He went to the local mosque in his American Army fatigues and the grocery store in his traditional Arab garb; no doubt about it, Major Nidal Malik Hassan had some serious problems. Or did he? From what we have learned from politics of identity in the post-colonial world, ”identity” is not only the sense of being; it is the perceived differentiator, it is what distinguishes us from others.
Gladly, there are very few crackheads like Major Nidal Malik Hassan. But with politics of identity so prevalent, I worry someone else may also snap. Ever since the unfortunate events of 9/11, Muslims around the world have had it really tough. They are pigeonholed by the reactionary politics of identity.
Before I go any further, here is a note of caution to my American and Western friends: Major Malik was an aberration, not the norm. My name may be Malick, but that doesn’t mean you have to hassle me at the airport, or in banks and bars.
From what I have gathered so far, it seems the mass killer Hassan was a victim of a reactionary obsession with his identity. I am no Dr. Phil, but it appears he was unable to locate himself in public culture, even though public culture provides formal, and often ample, settings for definitions and experiences of identities. Identities are defined and experienced in settings that differ from the social spaces of public culture in multiple ways. The intimacy experienced within the family or in the process of worship or watching news or playing video games are all examples of identity-forming experiences. No matter where and how identities are defined, a pathological obsession with identity is repeatedly constructed on the politics of reaction.
This is exactly what has happened to many Muslims around the world, and I can cite several personal anecdotes to prove my point. For example, my cousin grew a beard and started to pray five times a day after 9/11 and my erstwhile socialist friends built mosques in the U.S. But these are personal stories and I’m sure you have several as well; just take a look at your Facebook and you will find religion pouring out of the “info” pages of your Muslim friends.
Why have we become so hyper-sensitive? Why have we become so consumed with only one aspect of our identity at the expense of all others? Why are Muslims doing poorly in the areas of economy, education, and social work? Granted, there is a worldwide economic crisis, but the economies of 57 Islamic countries have been hit the hardest by the global financial crisis, with the real GDP growth at a historical low of 1.2 percent, according to the Islamic Development Bank. I have not seen any paradigm shift in processes, any scientific innovation, any cultural breakthroughs or enviable examples of entrepreneurship coming from the Muslim world.
Morons like Major Hassan abound; there is an abundance of suicide bombers, but Muslim scholars are few and far between. There are no conferences on science, technology and progress, but rather Mullahs and tote scholars in our country hold conferences on creationism. Now there is something they have in common with fundamentalist Christians. Come to think of it, crazy Muslims have plenty in common with crazy Christians and crazy Jews and crazy Hindus. But I digress.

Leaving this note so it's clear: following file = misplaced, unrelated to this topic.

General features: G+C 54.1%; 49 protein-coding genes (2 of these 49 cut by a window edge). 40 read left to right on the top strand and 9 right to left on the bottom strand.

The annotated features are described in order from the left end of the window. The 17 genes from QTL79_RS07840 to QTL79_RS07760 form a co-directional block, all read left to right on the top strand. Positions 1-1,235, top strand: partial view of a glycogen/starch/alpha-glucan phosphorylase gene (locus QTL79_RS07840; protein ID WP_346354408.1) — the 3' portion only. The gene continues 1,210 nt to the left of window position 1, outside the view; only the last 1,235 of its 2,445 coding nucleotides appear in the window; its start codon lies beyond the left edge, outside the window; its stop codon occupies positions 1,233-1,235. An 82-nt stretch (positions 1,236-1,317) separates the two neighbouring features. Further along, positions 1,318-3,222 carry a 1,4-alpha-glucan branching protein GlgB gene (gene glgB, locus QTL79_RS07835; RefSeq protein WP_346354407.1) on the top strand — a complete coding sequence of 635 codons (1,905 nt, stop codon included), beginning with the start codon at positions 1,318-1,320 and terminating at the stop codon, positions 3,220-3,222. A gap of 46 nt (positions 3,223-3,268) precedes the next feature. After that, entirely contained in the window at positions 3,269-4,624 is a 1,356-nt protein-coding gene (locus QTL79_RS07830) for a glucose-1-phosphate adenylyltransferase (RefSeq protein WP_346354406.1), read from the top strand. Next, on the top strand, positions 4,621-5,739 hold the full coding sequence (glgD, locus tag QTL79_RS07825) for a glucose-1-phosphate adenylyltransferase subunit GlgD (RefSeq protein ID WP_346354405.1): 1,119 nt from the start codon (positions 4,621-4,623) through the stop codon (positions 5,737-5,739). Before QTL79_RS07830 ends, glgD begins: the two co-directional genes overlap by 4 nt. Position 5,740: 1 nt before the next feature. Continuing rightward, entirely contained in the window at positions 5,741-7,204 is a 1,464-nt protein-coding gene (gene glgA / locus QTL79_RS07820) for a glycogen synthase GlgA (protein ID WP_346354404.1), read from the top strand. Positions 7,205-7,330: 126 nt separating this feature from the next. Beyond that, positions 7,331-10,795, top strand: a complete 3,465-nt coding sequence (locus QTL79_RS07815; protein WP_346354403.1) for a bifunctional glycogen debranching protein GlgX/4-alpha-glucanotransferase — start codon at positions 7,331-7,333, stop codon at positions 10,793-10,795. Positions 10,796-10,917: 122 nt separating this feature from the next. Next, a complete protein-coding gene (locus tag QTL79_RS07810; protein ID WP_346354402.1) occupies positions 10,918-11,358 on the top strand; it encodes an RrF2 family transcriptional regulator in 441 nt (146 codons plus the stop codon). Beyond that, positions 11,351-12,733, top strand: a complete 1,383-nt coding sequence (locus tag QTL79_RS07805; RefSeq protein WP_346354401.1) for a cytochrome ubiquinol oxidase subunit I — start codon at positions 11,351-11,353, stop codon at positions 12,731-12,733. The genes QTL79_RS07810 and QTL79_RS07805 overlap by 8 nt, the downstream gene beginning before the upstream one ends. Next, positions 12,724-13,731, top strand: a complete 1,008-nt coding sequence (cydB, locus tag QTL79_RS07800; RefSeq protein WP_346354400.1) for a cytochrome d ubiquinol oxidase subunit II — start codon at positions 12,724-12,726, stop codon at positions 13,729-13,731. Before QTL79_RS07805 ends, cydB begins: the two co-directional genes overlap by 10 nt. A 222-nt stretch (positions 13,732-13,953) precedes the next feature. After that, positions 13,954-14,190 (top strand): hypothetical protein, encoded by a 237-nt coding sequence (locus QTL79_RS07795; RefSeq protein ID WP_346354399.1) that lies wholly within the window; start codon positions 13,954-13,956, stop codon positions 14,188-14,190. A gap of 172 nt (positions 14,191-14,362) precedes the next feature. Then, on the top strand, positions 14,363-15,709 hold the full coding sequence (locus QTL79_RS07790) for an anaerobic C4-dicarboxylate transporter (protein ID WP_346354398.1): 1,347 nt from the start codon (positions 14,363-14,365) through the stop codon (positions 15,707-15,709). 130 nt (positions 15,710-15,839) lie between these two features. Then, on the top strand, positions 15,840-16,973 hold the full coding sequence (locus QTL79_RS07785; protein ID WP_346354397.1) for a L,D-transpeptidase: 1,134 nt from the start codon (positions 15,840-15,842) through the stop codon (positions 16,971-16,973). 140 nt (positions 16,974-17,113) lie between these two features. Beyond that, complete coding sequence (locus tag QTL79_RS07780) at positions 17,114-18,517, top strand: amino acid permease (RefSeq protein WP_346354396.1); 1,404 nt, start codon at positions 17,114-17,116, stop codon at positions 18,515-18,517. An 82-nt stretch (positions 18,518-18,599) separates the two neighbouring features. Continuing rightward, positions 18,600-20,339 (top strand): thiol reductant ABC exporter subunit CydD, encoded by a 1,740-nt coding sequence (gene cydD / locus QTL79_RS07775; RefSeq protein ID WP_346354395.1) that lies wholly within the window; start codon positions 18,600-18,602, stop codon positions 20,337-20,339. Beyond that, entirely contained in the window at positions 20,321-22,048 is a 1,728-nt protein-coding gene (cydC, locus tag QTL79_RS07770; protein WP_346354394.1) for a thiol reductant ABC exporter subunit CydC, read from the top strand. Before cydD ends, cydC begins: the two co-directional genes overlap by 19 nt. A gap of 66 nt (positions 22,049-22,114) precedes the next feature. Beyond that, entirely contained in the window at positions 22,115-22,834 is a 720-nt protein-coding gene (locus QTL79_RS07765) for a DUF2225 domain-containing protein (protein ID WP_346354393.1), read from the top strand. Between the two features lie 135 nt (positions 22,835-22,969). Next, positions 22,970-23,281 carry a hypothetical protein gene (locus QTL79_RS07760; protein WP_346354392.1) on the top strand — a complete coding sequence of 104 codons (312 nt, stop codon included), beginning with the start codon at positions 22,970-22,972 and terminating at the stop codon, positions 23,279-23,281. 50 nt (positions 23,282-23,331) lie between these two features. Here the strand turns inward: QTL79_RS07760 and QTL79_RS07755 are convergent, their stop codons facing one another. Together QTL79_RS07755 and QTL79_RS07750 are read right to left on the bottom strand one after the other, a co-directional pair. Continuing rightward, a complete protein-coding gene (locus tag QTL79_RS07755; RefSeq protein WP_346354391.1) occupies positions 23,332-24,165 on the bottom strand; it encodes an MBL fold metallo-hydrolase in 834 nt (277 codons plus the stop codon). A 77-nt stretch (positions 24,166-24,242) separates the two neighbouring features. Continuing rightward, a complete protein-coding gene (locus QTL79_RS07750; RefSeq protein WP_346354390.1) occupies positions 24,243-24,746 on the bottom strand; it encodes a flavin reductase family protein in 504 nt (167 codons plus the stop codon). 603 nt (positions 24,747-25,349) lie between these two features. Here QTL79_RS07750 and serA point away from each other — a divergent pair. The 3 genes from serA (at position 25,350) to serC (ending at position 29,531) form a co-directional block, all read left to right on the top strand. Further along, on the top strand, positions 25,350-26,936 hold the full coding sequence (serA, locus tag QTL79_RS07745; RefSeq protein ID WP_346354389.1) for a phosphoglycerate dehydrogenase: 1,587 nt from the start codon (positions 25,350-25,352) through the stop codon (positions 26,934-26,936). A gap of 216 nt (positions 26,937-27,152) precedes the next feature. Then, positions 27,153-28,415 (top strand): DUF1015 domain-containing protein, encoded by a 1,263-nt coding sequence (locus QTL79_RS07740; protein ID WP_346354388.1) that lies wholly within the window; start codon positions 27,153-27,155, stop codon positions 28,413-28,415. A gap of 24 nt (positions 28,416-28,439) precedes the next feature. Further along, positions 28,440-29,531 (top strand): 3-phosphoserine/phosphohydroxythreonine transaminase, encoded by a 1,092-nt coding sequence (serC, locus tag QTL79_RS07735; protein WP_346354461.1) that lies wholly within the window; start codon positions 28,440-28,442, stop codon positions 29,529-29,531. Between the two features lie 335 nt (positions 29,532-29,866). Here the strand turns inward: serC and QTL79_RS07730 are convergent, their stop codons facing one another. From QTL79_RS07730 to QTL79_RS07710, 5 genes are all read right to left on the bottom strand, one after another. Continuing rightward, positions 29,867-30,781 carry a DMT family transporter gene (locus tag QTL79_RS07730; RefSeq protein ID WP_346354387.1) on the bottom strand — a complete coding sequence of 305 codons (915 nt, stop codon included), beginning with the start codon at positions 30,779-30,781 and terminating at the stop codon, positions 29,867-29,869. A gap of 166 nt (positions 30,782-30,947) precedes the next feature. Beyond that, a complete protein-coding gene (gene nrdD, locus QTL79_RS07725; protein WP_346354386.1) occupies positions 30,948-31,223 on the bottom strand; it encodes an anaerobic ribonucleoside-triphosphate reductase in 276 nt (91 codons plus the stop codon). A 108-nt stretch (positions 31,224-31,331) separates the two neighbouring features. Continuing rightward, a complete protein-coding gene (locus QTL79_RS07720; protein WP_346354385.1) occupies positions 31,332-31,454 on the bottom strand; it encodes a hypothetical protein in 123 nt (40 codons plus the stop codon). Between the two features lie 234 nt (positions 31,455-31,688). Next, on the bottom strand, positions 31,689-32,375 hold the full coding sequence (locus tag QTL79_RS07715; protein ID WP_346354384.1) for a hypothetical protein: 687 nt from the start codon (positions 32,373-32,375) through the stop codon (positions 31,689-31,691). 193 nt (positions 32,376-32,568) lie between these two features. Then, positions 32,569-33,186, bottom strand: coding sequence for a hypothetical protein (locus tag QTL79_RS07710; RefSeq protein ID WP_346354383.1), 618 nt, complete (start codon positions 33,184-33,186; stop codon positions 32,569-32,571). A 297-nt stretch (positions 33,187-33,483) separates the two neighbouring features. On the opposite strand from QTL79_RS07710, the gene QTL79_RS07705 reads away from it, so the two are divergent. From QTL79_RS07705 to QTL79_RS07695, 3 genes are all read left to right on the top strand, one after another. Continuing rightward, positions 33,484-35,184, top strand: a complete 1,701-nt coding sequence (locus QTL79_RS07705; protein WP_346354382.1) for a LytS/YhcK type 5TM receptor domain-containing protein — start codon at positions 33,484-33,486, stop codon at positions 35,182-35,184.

One can argue that Major Hassan was mentally ill and he might have been belonged to any religion, gender, or race. Agreed! After all, none of the previous mass shootings in the U.S. were perpetrated by Muslims. Anyone can go postal, if I may use the expression.
But when a Muslim-American commits such a heinous crime, his identity has a multiplier effect. He allegedly felt harassed as a Muslim in the U.S. military, and wasn’t treated as any American and soldier should be. He wore his religion on his sleeve, wearing his military uniform to services and a cap and tunic around his apartment complex. But one day, he discovered his car keyed and his “Allah is Love” bumper sticker ripped to shreds. A fellow soldier was charged, and the apartment manager where the two lived said the serviceman had recently returned from Iraq and was upset that Hassan is Muslim.
Whatever Hassan’s complaints may have been, there is no excuse for his actions; there are thousands of Muslims in the U.S. military, and they don’t go shooting fellow soldiers. There is no exact count of Muslims in the military. The Pentagon lists 3,557 Muslims out of 1.4 million U.S. service members, but the figure is likely low because disclosure is voluntary. This nut-case psychiatrist has made it seriously difficult for all Muslims in the military; his violent deed has the potential to unravel all the work of other Muslims to be accepted as loyal, dedicated soldiers. There is a great likelihood that the reputation of every Muslim in the armed forces may be yet another casualty of Hassan’s foolish bloodshed.
I have plenty confidence in the kindness of American people and I feel any backlash will be limited. I am glad that Muslim organizations did not waste time condemning this incident. A good friend from the Islamic Circle of North America said he was praying that this reprobate will turn out to be anything but a Muslim. Unfortunately, in this particular circumstance his prayers didn’t work.
Muslims are caught in a very vicious cycle of reactionary politics of identity. Coming out of it is extremely critical and will be the most challenging struggle Ummah has ever faced.